Some of the posts are asinine and of course they would be.  The United Way has invited everyone to participate and share their thoughts on blogs and Twitter and Facebook.  A rumor started that there was free food at a Panda Express on the Eastside.  Some people joked that “my dinner plans were solved.”  Did they go?  I’m not sure, they haven’t posted about it.  And even if they had, so what?  Not everyone is taking it seriously or thinking about what it means.  That doesn’t mean the challenge is without a point.

The majority of Hunger Challengers are taking the week seriously and are raising awareness about an issue that often doesn’t get enough coverage.  Participants are asking questions.  One wondered if her gym membership, one way she stays healthy, would be possible if her food budget were seven dollars a day.  Another wanted to find out if healthy meals can be created with what is typically found at a food bank.  Still another realized that money is not the only factor when it comes to hunger – there is time as well.  She has attempted to prepare meals that only take 30 minutes or less.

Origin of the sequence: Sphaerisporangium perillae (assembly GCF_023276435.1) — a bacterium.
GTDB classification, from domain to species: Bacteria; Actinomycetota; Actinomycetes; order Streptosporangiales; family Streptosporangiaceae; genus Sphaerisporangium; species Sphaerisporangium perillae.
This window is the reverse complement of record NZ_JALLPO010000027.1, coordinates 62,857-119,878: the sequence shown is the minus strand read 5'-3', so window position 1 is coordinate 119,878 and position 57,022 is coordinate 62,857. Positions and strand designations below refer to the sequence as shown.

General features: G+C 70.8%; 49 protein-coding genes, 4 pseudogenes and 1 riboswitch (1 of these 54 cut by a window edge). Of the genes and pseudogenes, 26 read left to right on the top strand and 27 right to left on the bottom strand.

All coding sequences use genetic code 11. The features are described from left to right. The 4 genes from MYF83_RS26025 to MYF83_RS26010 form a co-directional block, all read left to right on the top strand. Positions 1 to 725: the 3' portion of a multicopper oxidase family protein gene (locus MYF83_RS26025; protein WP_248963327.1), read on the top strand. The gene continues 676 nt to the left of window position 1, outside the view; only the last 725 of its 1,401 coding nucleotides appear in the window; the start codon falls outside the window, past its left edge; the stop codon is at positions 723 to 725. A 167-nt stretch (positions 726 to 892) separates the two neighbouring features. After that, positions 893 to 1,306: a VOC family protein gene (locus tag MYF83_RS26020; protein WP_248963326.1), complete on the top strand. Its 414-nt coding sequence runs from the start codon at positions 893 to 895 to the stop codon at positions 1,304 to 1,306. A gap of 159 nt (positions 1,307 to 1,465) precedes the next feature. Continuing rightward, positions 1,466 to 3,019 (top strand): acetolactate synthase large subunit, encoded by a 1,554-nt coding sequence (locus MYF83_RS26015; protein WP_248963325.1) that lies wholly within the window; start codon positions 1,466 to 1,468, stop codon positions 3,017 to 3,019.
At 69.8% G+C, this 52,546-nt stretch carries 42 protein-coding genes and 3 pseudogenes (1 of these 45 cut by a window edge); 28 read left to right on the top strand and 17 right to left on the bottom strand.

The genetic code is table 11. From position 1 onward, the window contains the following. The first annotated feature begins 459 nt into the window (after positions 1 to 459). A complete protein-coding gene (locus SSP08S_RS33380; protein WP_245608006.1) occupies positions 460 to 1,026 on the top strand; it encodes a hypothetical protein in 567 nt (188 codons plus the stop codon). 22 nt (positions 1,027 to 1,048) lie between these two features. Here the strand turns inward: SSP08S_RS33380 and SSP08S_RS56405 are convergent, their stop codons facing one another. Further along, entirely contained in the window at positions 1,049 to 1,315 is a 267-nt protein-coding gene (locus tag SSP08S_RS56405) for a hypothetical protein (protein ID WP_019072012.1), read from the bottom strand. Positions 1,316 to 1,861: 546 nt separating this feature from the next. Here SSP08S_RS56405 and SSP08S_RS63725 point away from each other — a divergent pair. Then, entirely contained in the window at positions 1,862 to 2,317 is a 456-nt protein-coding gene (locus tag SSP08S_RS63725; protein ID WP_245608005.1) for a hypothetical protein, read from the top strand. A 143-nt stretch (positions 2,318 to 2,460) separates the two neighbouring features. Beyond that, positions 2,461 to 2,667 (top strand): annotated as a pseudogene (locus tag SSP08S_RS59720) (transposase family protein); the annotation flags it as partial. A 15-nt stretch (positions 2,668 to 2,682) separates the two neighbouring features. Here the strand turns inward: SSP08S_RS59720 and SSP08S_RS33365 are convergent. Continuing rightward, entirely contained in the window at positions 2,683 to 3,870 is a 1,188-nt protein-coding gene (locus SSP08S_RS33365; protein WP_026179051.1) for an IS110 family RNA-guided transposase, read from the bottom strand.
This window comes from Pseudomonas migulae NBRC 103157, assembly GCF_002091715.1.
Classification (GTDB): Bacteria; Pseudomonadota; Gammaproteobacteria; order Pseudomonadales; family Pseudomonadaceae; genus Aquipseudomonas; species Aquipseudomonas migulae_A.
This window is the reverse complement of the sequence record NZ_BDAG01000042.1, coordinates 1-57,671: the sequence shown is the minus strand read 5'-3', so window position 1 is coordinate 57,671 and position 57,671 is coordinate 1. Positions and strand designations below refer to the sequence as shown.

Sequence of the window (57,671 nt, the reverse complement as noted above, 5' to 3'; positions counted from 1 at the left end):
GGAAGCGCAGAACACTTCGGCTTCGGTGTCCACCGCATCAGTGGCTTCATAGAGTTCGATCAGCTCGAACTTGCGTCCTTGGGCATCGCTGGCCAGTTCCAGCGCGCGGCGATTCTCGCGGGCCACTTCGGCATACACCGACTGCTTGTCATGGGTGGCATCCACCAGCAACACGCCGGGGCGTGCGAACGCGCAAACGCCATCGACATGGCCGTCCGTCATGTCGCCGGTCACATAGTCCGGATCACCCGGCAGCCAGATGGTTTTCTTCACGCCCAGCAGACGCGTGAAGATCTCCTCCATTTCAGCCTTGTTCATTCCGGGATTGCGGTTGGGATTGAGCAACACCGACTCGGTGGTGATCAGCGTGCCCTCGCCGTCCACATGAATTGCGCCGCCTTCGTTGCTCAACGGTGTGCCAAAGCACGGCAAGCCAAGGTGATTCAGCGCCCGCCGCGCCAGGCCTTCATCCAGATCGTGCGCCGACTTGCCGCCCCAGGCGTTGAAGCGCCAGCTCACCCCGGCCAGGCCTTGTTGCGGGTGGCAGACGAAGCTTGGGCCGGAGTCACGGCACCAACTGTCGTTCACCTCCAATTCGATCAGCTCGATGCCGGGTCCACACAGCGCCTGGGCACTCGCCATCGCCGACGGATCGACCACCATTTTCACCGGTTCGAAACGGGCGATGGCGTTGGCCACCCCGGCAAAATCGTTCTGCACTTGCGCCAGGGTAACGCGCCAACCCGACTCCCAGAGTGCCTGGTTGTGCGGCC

The Hunger Challenge, whatever your take on it, has started a conversation.  Our job, proponents, participants, and critics alike it to make sure that it doesn’t end on Friday.  Budget cuts are coming, we have to make sure that programs like Basic Food, SNAP, and funding for community health centers stay intact.  We have to visit our legislators and call our congressional representatives.  We can end hunger in our community, in our country.  We just have to work together.

*The Hunger Challenge isn’t even the focus of Hunger Action Week.  It’s simply the most public and the easiest way for people to enter the week.  The far more important parts of the week are the efforts to raise funds to fight hunger, the opportunities to learn and volunteer, and the calls to action.